0

I wrote the following sentence:

The Employment Insurance (EI) Act doesn’t state the criteria for establishing, delineating, and reviewing EI regional boundaries; it has delegated this responsibility to the CEIC and ESDC.

(1) I want to know if the above sentence captures the intended meaning:

I want to say to my reader that the EI Act does not list the criteria for establishing EI regions. The Act has delegated the responsibility of making regulations regarding regional boundaries to the CEIC and ESDC. Basically, CEIC and ESDC can make any regulatory changes with regards to EI regions. In simple terms, the two bodies don't just determine, type and state the criteria, they enforce it.

Here is the problem.

Someone complained that the sentence does not capture this meaning and instead reads like this:

"... it has delegated the responsibility [of just stating the criteria for establishing ...] to CEIC ..."

They say that my sentence sounds like as if the two bodies are only responsible for the written communication.

The sentence is meant to be in the footnote, and space is limited (there are more sentences with the above).

(2) I want to know if the complaint holds water or if it's just pedantic.

  • I honestly think that this question might be better suited for the Law SE; legal English is a dialect in its own right. – nick012000 Mar 30 at 5:48
1

Yes, your sentence means what you want it to mean; the complaint is not just pedantic--it is outright mistaken. In my experience with English language conventions, "this" means "the criteria." The sentence further clarifies what that criteria is, i.e. "establishing, delineating, and reviewing..." I will show how this works by parsing the two parts of the sentence separately, and then comparing the parts.

FIRST PART

The Employment Insurance (EI) Act doesn’t state the criteria for establishing, delineating, and reviewing EI regional boundaries;

I'm not sure how to find a grammar book or website to prove this, nor do I have the proper grammar terms on the tip of my tongue. However, based on my extensive reading experience in the English language for instructions and other literature, I parse the above sentence thus:

Bare Subject: Employment Insurance (EI) Act

Bare Predicate: doesn't state

Object of Bare Predicate: criteria

Modifier of the Object of the Bare Predicate: the

Subject Complement for Bare Predicate "doesn't state": for establishing, delineating, and reviewing regional boundaries

My apologies; I'm sure I've got some terms wrong but I think my meaning is clear. I will use the same terms for the Second Part of this sentence.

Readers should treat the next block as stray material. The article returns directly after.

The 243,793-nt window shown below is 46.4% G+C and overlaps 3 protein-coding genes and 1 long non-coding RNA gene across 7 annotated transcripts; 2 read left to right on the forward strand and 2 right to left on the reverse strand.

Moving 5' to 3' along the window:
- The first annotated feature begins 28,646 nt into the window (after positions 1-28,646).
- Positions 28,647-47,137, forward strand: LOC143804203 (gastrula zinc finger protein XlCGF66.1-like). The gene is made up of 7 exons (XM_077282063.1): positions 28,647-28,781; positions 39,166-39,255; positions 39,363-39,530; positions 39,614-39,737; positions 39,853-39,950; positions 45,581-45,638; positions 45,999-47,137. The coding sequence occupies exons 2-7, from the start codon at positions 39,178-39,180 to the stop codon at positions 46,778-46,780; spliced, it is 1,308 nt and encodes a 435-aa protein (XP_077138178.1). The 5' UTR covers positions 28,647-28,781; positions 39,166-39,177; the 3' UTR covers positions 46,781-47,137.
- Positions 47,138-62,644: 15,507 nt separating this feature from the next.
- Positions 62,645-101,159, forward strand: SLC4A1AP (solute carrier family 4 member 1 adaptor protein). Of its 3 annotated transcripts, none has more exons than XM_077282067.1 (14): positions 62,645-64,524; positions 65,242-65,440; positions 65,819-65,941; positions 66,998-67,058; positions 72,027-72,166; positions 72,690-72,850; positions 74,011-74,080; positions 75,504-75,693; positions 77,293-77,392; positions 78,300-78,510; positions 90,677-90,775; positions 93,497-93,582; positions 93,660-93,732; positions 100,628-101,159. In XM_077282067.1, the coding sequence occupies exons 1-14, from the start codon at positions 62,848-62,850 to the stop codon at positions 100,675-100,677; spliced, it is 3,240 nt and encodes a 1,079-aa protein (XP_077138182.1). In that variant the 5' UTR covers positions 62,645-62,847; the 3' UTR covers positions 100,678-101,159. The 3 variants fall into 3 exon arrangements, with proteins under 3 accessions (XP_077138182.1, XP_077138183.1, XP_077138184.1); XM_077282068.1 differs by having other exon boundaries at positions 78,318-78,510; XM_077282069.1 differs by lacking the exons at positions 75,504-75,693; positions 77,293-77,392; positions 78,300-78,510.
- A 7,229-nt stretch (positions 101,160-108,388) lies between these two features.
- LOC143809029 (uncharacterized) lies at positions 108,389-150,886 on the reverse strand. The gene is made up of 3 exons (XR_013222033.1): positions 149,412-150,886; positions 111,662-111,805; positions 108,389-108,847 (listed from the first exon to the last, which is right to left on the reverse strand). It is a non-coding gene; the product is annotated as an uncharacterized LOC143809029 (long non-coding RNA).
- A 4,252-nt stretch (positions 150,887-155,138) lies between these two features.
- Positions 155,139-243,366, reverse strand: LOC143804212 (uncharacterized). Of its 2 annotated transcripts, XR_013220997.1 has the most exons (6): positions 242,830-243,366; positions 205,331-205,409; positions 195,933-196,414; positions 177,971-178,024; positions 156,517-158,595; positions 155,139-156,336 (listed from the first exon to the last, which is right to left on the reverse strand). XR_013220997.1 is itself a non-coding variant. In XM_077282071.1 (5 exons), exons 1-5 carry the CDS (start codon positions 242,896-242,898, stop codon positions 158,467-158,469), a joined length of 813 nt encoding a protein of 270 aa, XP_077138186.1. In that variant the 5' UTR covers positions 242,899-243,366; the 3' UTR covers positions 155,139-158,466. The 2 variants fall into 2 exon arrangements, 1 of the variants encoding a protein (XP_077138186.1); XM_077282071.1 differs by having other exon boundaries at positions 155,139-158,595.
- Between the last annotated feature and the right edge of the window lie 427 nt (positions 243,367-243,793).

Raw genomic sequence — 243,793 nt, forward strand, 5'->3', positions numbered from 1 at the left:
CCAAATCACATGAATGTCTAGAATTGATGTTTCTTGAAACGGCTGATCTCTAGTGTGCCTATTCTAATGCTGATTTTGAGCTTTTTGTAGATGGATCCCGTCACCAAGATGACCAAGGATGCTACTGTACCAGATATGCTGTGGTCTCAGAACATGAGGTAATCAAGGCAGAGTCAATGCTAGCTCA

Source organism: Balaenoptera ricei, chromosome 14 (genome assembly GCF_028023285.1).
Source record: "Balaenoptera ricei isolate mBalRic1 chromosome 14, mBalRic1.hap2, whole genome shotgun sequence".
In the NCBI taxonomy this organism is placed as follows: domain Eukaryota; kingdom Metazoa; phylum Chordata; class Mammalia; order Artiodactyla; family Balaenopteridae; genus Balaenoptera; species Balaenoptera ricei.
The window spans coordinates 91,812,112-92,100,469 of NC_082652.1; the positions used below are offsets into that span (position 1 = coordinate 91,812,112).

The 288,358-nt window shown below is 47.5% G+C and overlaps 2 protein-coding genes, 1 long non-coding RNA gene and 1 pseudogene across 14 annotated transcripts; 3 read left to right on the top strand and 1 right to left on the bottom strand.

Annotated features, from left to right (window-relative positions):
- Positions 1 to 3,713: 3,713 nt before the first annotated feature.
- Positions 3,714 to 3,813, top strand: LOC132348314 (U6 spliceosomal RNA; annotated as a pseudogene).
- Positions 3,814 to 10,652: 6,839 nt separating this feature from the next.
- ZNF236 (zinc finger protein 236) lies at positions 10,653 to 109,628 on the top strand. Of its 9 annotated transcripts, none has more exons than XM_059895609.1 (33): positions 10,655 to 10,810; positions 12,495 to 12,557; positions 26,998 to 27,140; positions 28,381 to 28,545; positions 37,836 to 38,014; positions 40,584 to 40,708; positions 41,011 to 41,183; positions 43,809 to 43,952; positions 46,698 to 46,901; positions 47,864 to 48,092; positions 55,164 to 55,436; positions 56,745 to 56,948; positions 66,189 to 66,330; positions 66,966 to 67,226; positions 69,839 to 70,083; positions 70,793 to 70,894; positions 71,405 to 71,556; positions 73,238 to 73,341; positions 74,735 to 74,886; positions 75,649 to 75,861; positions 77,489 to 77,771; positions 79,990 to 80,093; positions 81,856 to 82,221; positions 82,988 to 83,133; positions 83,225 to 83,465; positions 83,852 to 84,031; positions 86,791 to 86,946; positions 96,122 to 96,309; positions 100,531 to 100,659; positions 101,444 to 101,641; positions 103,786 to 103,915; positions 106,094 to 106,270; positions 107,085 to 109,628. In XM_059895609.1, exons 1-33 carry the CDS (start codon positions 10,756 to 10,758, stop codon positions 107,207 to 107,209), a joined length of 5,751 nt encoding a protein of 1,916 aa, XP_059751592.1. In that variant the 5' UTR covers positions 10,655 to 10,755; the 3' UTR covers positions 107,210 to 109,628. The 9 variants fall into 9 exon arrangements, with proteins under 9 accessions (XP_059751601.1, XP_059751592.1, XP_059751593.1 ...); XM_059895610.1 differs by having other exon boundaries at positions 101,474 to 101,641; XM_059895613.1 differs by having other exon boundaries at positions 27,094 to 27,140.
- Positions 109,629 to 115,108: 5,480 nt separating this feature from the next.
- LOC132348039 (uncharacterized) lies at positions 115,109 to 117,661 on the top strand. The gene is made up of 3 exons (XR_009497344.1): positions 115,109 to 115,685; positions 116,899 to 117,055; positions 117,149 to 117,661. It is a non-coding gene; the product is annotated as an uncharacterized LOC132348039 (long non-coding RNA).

SECOND PART

it has delegated this responsibility to the CEIC and ESDC.

I parse it thus:

Bare Subject: it

Bare Predicate: has delegated

Object of Bare Predicate: responsibility

Modifier of the Object of the Bare Predicate: this

Subject Complement for Bare Predicate "has delegated": to the CEIC and ESDC

COMPARING THE PARTS

Because the second part of this sentence is separated from the first by only a semicolon, the two parts obviously refer to the same items. I will now pair up the items for easy comparison.

Bare Subject: 1 Employment Insurance (EI) Act; 2 it

Bare Predicates: 1 doesn't state; 2 has delegated

Objects of Bare Predicates: 1 criteria; 2 responsibility

Modifiers of the Objects of the Bare Predicates: 1 the; 2 this

The subject complements are probably not necessary for this part of the discussion; I am least confident about the terms regarding the parsing of those parts.

CONCLUSION

Employment Insurance (EI) Act = it

the criteria = this responsibility

It is not grammatically possible to divide up, or separate from each other, the three items listed under "responsibility," i.e. "this responsibility." "This" clearly means "the criteria for establishing, delineating, and reviewing EI regional boundaries."

| improve this answer | |
0

I agree with the complainer. You have sort of opened the door to the complaint by separating "stating criteria for" and "establishing..." etc. Maybe you could avoid that separation by saying something like:
The EI act delegates the entire responsibility for [blah blah] to the CEIC and ESDC.

| improve this answer | |

Your Answer

By clicking “Post Your Answer”, you agree to our terms of service, privacy policy and cookie policy

Not the answer you're looking for? Browse other questions tagged or ask your own question.